Water is a critical resource that’s under increasing pressure worldwide. According to UN estimates, more than 700 million people face water scarcity currently and by 2025, two-thirds of the world’s population will live under water-stressed conditions.
Preserving water, a precious resource, is therefore a key priority for all stakeholders. In this, technology can play a central role. For example, smart meters allow both households and utilities companies to monitor water consumption more accurately and on an ongoing basis.
These devices can empower consumers to control and reduce their own consumption and enable water companies to identify leaks. In times of significant water scarcity, water meters can support measures like hosepipe bans or seasonal tariffs when necessary.
There is significant potential for the advanced metering infrastructure (AMI) technology - a connected system of smart meters and communication networks that allow data gathering between utility companies and customers - to support more intelligent water consumption, which will be vital as urban populations continue to grow.
But as meters become smarter, they also become vulnerable to security issues. To ensure the security of the smart meter infrastructure, water industry stakeholders must consider key security challenges and best practices. By considering security from the outset, experts can ensure that their smart meter system is fully secure and will remain resilient in the face of attacks, while delivering the best outcome for customers, the water company and water supplies.
With the growing sophistication of cybercriminals and rising attacks against key infrastructure, the issue of security in the water industry is more prominent than ever before. The water network is part of critical national infrastructure and is coming to represent an increasingly tempting target for cybercriminals. An attack on the water system could be very impactful, due to its sheer importance to daily life.
Steven Tripper, Chief Information Security Officer at Anglian Water in the UK, warned that hackers tend to attack small suppliers as security tends to be less and that typically between 20,000 – 30,000 cyberattacks are defended against each month. Perhaps more worryingly, he points to a typical gap of 250 days between the initial incursion and discovery of the attack.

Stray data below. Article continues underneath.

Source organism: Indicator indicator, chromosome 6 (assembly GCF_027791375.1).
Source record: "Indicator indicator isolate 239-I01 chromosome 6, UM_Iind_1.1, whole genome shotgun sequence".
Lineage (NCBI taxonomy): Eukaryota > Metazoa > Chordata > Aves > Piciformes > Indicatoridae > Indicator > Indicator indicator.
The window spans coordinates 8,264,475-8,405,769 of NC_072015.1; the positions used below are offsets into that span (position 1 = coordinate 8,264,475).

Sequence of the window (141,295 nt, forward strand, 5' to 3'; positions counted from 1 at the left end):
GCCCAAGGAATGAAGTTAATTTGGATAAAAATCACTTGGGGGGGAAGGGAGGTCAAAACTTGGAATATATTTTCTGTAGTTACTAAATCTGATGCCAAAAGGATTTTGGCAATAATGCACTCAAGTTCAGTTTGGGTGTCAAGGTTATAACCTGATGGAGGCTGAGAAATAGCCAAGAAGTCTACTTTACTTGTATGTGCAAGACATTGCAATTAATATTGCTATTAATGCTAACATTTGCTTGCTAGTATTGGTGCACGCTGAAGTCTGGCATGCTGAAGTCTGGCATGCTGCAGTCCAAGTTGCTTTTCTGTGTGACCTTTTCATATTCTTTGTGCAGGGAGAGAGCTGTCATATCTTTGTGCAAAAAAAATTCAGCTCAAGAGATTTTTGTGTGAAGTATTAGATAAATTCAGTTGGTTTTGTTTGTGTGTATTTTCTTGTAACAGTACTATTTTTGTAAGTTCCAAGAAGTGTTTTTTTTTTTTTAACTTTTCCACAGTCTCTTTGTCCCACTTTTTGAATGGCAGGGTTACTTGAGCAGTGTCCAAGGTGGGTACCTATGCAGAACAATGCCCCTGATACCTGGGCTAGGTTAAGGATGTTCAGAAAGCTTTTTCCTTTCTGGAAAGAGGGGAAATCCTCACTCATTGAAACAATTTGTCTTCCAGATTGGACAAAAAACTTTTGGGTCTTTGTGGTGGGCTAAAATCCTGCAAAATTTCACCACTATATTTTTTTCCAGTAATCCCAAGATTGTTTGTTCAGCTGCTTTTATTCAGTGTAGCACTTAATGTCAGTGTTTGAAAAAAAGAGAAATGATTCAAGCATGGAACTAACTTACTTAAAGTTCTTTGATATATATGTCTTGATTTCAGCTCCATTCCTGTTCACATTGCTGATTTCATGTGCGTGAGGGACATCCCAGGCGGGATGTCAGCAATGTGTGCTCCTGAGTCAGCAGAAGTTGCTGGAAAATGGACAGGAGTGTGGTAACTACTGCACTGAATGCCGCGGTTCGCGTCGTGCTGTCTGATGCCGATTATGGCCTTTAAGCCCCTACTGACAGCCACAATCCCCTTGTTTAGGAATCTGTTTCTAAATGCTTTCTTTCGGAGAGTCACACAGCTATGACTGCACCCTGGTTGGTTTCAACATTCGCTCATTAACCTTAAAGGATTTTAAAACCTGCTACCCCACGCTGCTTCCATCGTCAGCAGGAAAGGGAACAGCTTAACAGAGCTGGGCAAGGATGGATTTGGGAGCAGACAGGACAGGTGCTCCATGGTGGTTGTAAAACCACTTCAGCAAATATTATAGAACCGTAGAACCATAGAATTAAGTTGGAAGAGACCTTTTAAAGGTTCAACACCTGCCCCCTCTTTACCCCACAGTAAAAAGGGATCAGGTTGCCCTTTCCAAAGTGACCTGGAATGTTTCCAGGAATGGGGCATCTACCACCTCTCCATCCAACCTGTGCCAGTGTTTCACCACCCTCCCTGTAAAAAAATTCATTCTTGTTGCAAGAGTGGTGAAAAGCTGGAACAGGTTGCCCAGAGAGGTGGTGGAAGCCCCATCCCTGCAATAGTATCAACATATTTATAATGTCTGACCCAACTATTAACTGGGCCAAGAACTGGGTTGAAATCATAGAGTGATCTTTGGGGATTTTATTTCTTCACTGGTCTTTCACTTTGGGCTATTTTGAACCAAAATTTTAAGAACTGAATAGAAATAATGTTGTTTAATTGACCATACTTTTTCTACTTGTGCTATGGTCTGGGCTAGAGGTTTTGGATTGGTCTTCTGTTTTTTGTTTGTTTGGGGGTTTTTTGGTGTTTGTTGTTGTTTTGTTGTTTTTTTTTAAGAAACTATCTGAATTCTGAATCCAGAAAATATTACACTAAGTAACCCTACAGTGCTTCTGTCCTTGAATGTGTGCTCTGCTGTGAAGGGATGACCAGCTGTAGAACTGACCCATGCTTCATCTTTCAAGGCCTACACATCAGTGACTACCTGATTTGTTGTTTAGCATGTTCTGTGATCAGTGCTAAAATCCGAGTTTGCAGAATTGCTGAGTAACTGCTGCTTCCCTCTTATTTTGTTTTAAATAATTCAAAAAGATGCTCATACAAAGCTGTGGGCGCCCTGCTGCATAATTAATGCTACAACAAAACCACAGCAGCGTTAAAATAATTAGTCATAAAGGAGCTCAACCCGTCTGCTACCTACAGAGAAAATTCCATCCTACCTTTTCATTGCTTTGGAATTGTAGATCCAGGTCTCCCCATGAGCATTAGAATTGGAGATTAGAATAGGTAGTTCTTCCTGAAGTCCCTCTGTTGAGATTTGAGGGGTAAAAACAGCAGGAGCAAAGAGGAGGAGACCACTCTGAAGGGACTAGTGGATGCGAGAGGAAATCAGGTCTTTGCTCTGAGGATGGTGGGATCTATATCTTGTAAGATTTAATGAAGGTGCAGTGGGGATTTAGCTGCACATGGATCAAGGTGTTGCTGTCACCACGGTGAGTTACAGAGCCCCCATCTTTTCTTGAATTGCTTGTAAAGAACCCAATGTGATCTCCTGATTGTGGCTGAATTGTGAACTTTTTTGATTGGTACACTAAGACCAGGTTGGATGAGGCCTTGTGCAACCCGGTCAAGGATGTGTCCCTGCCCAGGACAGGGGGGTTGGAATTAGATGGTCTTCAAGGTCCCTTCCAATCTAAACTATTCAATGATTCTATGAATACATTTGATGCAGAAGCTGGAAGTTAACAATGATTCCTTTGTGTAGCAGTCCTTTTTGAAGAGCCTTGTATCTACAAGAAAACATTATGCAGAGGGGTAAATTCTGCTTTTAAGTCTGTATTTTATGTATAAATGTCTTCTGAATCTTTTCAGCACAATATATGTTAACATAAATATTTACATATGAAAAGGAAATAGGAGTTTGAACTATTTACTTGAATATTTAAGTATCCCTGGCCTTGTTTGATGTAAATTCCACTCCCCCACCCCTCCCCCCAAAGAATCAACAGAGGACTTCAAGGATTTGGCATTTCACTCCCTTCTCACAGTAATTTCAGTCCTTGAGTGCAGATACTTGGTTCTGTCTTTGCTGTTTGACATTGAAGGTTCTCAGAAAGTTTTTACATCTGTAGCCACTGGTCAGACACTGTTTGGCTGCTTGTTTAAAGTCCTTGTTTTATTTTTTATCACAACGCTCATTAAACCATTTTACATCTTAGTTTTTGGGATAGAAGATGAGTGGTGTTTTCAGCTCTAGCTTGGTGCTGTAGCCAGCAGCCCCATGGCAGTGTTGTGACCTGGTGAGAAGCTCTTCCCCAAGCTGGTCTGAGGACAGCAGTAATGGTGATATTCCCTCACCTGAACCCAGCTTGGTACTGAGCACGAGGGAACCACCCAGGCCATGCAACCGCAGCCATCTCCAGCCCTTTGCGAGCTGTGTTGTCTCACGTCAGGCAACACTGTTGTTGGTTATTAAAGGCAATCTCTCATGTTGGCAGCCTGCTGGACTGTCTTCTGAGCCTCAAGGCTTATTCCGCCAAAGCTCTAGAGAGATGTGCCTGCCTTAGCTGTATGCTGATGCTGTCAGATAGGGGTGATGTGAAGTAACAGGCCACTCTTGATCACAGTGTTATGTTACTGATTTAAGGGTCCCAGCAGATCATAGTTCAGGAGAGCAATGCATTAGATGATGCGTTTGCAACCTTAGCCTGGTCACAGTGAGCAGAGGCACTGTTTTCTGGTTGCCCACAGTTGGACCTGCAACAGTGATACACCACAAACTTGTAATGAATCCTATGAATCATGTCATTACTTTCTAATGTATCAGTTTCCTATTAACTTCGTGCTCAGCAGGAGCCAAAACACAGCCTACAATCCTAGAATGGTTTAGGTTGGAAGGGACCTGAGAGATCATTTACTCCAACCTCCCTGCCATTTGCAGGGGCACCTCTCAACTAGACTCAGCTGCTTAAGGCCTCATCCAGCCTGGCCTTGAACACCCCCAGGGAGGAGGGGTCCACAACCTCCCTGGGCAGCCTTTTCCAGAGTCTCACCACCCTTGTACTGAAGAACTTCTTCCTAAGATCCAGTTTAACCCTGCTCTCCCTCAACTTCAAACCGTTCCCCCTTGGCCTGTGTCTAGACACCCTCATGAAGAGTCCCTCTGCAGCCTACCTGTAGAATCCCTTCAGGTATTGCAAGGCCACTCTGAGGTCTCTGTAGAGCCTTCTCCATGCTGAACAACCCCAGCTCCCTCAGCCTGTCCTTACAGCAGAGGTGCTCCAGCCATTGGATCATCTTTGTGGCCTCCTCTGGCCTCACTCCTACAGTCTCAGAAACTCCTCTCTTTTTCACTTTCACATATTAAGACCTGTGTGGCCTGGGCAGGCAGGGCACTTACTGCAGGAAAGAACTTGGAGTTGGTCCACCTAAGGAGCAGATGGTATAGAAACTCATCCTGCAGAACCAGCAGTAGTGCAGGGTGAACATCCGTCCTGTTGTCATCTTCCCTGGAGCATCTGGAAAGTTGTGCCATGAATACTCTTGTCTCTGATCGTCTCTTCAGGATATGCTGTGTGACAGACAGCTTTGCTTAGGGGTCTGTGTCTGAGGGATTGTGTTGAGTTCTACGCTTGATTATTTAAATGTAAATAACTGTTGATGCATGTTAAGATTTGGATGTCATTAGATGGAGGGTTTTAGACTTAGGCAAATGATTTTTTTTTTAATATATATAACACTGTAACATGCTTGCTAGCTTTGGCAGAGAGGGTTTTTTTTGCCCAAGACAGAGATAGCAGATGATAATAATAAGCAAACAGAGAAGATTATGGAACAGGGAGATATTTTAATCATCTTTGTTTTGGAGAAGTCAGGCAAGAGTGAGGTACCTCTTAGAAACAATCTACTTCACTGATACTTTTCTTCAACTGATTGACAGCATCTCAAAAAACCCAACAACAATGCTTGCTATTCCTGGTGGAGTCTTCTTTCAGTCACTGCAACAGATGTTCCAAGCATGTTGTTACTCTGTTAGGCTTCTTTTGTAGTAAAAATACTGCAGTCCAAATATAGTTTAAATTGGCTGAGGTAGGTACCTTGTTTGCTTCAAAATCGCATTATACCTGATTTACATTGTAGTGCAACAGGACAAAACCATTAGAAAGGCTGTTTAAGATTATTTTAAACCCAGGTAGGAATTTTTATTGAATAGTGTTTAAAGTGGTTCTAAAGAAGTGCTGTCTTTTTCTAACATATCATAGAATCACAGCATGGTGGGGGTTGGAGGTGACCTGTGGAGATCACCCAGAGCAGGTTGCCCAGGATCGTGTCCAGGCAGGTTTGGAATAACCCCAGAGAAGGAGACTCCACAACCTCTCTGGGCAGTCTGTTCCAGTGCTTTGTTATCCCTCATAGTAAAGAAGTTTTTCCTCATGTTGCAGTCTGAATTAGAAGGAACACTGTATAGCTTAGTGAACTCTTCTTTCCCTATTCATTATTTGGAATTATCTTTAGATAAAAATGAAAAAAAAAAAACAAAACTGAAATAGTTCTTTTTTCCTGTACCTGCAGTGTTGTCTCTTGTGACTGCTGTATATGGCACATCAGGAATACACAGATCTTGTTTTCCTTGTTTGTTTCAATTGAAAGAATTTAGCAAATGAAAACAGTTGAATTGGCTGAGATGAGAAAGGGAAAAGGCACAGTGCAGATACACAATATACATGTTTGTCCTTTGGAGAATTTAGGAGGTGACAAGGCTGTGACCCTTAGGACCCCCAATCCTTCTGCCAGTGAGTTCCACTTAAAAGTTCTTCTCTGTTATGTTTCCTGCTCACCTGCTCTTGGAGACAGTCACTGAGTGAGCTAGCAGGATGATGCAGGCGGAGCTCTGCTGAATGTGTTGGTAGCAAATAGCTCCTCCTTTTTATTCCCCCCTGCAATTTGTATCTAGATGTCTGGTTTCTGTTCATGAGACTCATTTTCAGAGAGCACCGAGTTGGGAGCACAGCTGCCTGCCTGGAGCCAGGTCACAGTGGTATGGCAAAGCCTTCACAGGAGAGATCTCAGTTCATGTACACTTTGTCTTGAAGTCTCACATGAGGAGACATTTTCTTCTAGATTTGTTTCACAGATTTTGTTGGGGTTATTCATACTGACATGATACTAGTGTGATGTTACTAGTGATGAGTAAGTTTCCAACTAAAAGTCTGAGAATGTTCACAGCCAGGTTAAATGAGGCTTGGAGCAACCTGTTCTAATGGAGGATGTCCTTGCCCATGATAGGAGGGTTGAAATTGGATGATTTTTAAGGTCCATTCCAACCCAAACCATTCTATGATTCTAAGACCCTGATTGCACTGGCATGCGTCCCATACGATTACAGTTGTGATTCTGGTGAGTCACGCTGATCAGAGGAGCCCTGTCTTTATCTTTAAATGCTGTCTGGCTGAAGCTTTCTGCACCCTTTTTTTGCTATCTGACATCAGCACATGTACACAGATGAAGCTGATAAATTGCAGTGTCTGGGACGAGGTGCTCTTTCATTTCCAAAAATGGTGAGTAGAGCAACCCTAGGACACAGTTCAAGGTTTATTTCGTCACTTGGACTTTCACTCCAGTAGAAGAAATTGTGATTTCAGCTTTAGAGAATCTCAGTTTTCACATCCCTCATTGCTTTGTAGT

Criminals could disrupt the function of smart meters by sending multiple signals on the same frequency, flooding the airwaves and disrupting the flow of information; this would effectively be the equivalent of a Distributed Denial of Service (DDoS) attack. Even more far ranging, with some smart meter systems, criminals could breach the entire IT network of the company, with potentially devastating consequences ranging from customer data theft to system shutdowns.
The Internet of Things (IoT) is already delivering significant value for the water industry. Companies can track the quality, pressure and temperature of water, at every point from the plant to the point of consumption – all in near real-time and with greater accuracy than ever before. Leaks can be detected quickly, whether within customer homes or at other points in the network. And in the long term, data can inform more evidence-based planning and demand management.
Hackers are constantly looking for new security vulnerabilities and ways to attack businesses. Security measures must constantly evolve to meet the changing threats, which is precisely why water companies often share reactive and proactive threat intelligence.
When considering a smart meter infrastructure, it’s valuable to choose a partner committed to maintaining the best level of security available and constantly developing solutions to face the moving threat landscape. All GDPR requirements should be met and data cannot be used in a way that breaches the regulations.
To define best practice in AMI, technology providers are working together to develop industry standards, with governing areas including security. By understanding the standards set by technology experts – and how devices meet them – water companies can ensure that their own smart meter infrastructure meets the highest security requirements.
It’s also critical to balance robust security measures with the best device and network performance. As with all complex networks, smart meters must match security measures with usability, testability, physical constraints – and of course overall performance.
Here are five considerations for data protection on the water network:
Ian Sykes is Regional Director at Sensus.